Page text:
The administration of Barack Obama—and his famously Amtrak-dependent vice president—has talked big about passenger rail. Last fall, Amtrak came out with an aspirational plan for high-speed rail along the Northeast corridor, with trains traveling from Boston to Washington at 220 miles per hour. That’s still fantasy for now; this year’s federal budget includes no money for high-speed rail (austerity and bullet trains don’t mix easily). Nonetheless, Amtrak is almost ready to release its own sweeping master plan that would provide for Japanese-style locomotives in the future, as well as increase capacity for regular train service. Trains with more cars would move in and out faster, waiting areas would be refinished, and platforms would be rebuilt so passengers could board on either side. More entrances to the station would open it up to the surrounding neighborhood. All of that could be great news if it comes together, but until then, the station’s future is tied to Amtrak’s, and to Congress’, willingness to put money into passenger rail.
While that plan coalesces, USRC has a list of things that can be done in the station if funds become available: replace the escalators up to the parking deck, build a new passenger waiting area and ticketing center for Greyhound buses, complete a pedestrian passageway from the Metro station to H Street that’s sat unfinished.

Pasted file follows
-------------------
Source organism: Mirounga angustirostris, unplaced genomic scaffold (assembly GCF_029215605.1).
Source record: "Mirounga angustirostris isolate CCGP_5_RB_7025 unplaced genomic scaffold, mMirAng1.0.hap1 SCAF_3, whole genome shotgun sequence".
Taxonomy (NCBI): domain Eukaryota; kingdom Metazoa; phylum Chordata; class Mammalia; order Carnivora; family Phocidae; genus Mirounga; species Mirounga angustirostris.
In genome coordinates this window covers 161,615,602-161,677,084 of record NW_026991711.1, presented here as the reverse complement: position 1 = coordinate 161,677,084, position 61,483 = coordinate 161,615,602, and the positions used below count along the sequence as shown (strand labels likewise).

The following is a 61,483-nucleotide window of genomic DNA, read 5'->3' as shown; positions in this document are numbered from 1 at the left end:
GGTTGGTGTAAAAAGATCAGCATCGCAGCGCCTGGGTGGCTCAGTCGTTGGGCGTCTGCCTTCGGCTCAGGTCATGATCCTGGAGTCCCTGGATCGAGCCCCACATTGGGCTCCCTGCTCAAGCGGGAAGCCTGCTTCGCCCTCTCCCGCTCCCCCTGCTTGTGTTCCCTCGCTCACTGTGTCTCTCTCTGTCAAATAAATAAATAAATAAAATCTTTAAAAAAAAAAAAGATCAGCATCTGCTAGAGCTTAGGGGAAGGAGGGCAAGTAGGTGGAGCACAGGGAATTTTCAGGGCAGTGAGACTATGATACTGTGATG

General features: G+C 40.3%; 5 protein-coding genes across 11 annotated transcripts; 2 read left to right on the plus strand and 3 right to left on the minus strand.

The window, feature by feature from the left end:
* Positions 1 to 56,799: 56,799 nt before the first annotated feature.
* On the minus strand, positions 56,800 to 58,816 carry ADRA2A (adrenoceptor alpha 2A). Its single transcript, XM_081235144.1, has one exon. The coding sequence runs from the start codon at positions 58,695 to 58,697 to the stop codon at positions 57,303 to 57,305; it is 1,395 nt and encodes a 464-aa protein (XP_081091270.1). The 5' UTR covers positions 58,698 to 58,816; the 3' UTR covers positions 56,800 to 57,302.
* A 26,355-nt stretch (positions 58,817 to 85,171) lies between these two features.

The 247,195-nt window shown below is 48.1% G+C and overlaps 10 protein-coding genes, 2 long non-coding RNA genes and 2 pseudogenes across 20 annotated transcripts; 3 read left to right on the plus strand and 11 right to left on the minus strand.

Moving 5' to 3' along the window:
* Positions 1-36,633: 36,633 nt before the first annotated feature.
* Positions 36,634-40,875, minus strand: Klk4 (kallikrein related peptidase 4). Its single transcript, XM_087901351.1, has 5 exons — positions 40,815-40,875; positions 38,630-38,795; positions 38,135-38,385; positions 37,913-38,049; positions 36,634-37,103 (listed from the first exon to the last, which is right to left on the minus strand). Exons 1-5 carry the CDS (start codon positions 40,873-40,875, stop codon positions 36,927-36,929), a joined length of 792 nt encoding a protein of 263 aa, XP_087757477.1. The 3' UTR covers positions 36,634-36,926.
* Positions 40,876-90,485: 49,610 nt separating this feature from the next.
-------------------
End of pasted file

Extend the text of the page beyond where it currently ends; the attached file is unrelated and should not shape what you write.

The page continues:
But despite Amtrak’s best intentions, many of the critical components are beholden to their timeline.
One such thing was the streetcar. Until Amtrak got enough money for new tracks through the underpass that comes out through a door in the stone wall on H Street, DDOT wanted to use it for a streetcar stop. (At the time, nobody was sure who owned the wall; USRC had to dispatch a consultant to do a title search, which concluded that it belongs to the feds.) Amtrak indicated that would be possible, but later decided it would need the area as a staging ground for realigning the tracks above, forcing DDOT to scramble for inferior alternatives.
Another is better signage. The station desperately needs this to help people find their way around, and USRC has retained a team that includes Lance Wyman, the guy who designed Metro’s map. But it’s difficult to tell people where to go when it’s unclear where things will be.